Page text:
Starksboro is rallying around its historic meeting house
STARKSBORO — During a tour of the Starksboro Village Meeting House last Thursday the sun cut through the clouds and struck the south side of the building full-on. In the cold quiet sanctuary, whose stained-glass windows converted that sunlight into a sudden holy glow, it almost felt like the historic old structure had taken a breath.
Only a tiny bit of poetic license is needed to suggest — at least after this year’s town meeting — that this was a sigh of relief.
At the March 2 Starksboro town meeting, trustees of the 180-year-old building, which in 1985 was added to the National Register of Historic Places, asked the town for $3,000 to help with much-needed renovations.
The town responded with $10,000.
“We were shocked at town meeting by how receptive everyone was to the idea of restoration,” said board member Michael Blakeslee. Since then, he added, a number of residents have come forward with both verbal and monetary support.
Midday light fills the sanctuary of the Starksboro Village Meeting House on Thursday. Trustees of the building, who recently secured $10,000 in funding from the town, hope to begin urgent repair projects in the near future. Below, Emily Gibbs recently joined the board of trustees for the Starksboro Village Meeting House. Topping that board’s to-do list for the building are roof repairs and exterior painting. The Meeting House hosts its annual Sugar on Snow Party fundraiser this Saturday.
Independent photos/Christopher Ross
So it is with a sense of momentum that the board has in recent days been preparing for Saturday’s annual open house and Sugar on Snow Party, one of the annual fundraisers for the Meeting House, which is on Route 116 right in Starksboro village.
Between 12 noon and 3 p.m., Starksboro farmers, artists, artisans, foodies and civic groups will present their wares and their ideas at the forum and marketplace. Children’s activities will include story time at the public library, a tour of Starksboro’s big trucks and activities coordinated by the Common Ground Center. Live string and fiddle music will keep everyone’s toes tapping.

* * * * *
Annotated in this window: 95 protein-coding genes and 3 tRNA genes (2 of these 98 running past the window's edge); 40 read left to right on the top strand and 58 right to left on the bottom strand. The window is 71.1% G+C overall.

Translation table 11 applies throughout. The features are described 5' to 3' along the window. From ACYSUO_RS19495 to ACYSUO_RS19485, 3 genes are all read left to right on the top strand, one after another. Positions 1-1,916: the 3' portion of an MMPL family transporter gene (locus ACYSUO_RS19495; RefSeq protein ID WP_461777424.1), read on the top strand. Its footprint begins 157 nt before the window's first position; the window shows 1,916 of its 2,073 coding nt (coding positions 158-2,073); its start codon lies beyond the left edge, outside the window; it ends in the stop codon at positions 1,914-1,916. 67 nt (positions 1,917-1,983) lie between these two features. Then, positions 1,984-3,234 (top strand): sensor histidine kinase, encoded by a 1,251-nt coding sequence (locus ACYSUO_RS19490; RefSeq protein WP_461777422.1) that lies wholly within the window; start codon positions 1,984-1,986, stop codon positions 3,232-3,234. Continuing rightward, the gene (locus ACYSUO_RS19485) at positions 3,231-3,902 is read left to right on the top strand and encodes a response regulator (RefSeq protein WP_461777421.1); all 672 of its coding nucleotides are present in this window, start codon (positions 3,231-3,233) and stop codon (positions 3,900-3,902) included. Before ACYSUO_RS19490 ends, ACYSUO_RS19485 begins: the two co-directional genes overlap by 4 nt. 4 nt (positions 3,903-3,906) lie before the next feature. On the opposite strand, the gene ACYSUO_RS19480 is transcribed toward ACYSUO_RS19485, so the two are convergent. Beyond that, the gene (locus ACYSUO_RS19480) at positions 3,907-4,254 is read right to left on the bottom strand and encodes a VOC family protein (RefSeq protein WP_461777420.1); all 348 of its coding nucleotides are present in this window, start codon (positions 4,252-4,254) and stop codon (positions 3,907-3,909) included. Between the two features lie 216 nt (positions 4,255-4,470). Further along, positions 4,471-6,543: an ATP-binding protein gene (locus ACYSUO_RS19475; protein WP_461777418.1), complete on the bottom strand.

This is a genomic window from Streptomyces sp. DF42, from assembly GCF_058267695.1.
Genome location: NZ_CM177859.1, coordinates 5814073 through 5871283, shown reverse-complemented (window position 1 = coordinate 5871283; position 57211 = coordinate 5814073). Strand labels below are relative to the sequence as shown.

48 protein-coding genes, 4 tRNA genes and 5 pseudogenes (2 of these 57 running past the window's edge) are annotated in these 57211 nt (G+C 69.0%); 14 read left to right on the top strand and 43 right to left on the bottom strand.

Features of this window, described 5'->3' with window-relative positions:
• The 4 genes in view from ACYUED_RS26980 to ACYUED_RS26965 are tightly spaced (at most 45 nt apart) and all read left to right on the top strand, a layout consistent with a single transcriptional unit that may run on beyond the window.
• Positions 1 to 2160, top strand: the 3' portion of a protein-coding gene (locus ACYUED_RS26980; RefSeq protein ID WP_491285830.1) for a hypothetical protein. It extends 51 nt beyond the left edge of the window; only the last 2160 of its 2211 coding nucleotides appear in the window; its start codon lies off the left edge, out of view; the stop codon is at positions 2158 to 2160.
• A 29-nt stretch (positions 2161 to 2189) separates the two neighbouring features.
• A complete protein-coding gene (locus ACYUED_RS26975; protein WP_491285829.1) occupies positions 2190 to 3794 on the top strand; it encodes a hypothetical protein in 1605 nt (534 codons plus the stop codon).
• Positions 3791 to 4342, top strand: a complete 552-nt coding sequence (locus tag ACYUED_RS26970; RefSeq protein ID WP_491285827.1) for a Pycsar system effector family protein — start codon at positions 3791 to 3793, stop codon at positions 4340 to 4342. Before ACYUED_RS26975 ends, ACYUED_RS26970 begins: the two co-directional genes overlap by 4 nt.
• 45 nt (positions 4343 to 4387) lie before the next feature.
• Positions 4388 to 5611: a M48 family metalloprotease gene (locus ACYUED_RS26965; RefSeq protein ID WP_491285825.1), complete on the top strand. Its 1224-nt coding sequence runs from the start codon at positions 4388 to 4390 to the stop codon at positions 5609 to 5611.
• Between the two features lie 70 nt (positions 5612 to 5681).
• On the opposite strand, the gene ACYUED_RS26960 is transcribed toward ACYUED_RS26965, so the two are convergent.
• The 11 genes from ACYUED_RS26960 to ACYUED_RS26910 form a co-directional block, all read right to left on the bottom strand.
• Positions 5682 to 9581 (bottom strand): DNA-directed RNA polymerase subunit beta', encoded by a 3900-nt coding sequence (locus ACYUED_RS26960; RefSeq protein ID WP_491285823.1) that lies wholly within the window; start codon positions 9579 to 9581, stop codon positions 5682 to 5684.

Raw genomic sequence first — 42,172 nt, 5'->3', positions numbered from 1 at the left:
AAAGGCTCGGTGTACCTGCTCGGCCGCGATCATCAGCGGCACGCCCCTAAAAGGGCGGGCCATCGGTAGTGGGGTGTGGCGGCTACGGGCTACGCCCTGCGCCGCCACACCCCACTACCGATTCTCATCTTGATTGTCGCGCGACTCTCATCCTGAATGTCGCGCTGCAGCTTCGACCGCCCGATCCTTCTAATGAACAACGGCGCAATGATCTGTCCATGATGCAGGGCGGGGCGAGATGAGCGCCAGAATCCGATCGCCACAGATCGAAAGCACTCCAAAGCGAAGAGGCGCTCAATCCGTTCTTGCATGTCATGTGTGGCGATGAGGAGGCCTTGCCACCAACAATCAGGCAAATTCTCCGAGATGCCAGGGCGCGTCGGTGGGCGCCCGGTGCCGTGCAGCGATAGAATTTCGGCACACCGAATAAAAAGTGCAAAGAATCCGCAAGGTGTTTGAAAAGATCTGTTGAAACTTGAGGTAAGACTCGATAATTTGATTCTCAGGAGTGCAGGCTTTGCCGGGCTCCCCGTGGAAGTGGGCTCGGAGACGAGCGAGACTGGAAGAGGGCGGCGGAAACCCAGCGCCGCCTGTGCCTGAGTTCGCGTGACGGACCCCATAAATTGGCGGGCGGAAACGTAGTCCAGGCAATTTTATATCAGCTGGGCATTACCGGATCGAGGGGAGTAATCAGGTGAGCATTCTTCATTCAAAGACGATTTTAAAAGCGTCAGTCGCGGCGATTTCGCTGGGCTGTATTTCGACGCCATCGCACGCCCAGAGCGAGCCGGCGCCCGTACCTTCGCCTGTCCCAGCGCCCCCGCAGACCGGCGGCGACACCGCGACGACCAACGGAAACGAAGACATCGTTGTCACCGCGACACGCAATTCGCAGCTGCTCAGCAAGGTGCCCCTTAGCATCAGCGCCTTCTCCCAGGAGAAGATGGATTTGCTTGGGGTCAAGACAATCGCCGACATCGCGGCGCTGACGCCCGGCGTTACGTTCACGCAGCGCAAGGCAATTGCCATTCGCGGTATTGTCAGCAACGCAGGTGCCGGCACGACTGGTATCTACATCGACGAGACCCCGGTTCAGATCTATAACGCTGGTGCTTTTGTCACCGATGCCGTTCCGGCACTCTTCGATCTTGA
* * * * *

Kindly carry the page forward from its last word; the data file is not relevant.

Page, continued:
Blakeslee, an experienced historical re-enactor, will demonstrate colonial sugaring methods.
“They’re letting me build a fire in the parking lot,” he said with a laugh.
Using their own savings, built up over years of such fundraisers, and the new infusion of town funding, Meeting House trustees hope soon to cross off a number of urgent items from their renovation to-do list. The building’s exterior needs new paint (estimated cost: $25,000). The roof, which “leaks like a sieve,” needs major repairs (at least $20,000).
Wallpaper on the back half of the sanctuary has begun, in Blakeslee’s words, “self-stripping.”
The lantern tower, which for a time sat on the ground next to the building, waiting for its own restoration, was long ago discarded. The board hopes in the next few years to commission and install a new one.
Last week, however, despite the peeling wallpaper and the water stains, the plywood sheets and the cracks in the glass, the sanctuary projected a sense of structural integrity. Standing beneath the mirrored oil lamp chandelier (installed in 1884) while preschoolers with bellies full of milk napped in the basement below, a visitor felt like a circuit was closing between the past and the future.
Where children lay dreaming (or squirming) on their mats, Union Army recruiters long ago set up shop during the Civil War. To help the recruiters in their efforts, the Middlebury College band came up and played.
Before that, town meetings used to be held there.
Upstairs, over many decades, Starksboro residents attended thousands of church services, where the holy glow at midday probably felt a lot more literal than it does today.
Upon renovation, the space will likely accommodate a greater range of activities than were planned for it in the 1830s.
Tour guide (and Meeting House trustee) Emily Gibbs envisions more creative uses.
“I’d love for us to have more coffeehouse-type things, like the Ripton Coffeehouse,” she said. “Some sort of music events.”
She also hopes the 14-lamp chandelier will get more use.
“We have the candlelit service in the winter, and everybody loves that and we get a crowd, but that’s the only time that we really fill the place.”
For more information about the building, including its history, visit the Meeting House website at starksboromeetinghouse.org.
Those seeking greater historical depth and context will be well-gratified by reading “Bertha’s Book: A View of Starksboro’s History,” which is available for purchase through the Meeting House board.
Absolutely no historical curiosity is required to attend the Sugar on Snow Party this Saturday, March 23, though.
With Michael Blakelee’s parking lot fire at one end, Starksboro Fire Department trucks at the other, and a whole lot of maple goodies in between, it’s bound to get interesting.
Besides, it’s all for a good cause.
Reach Christopher Ross at [email protected].
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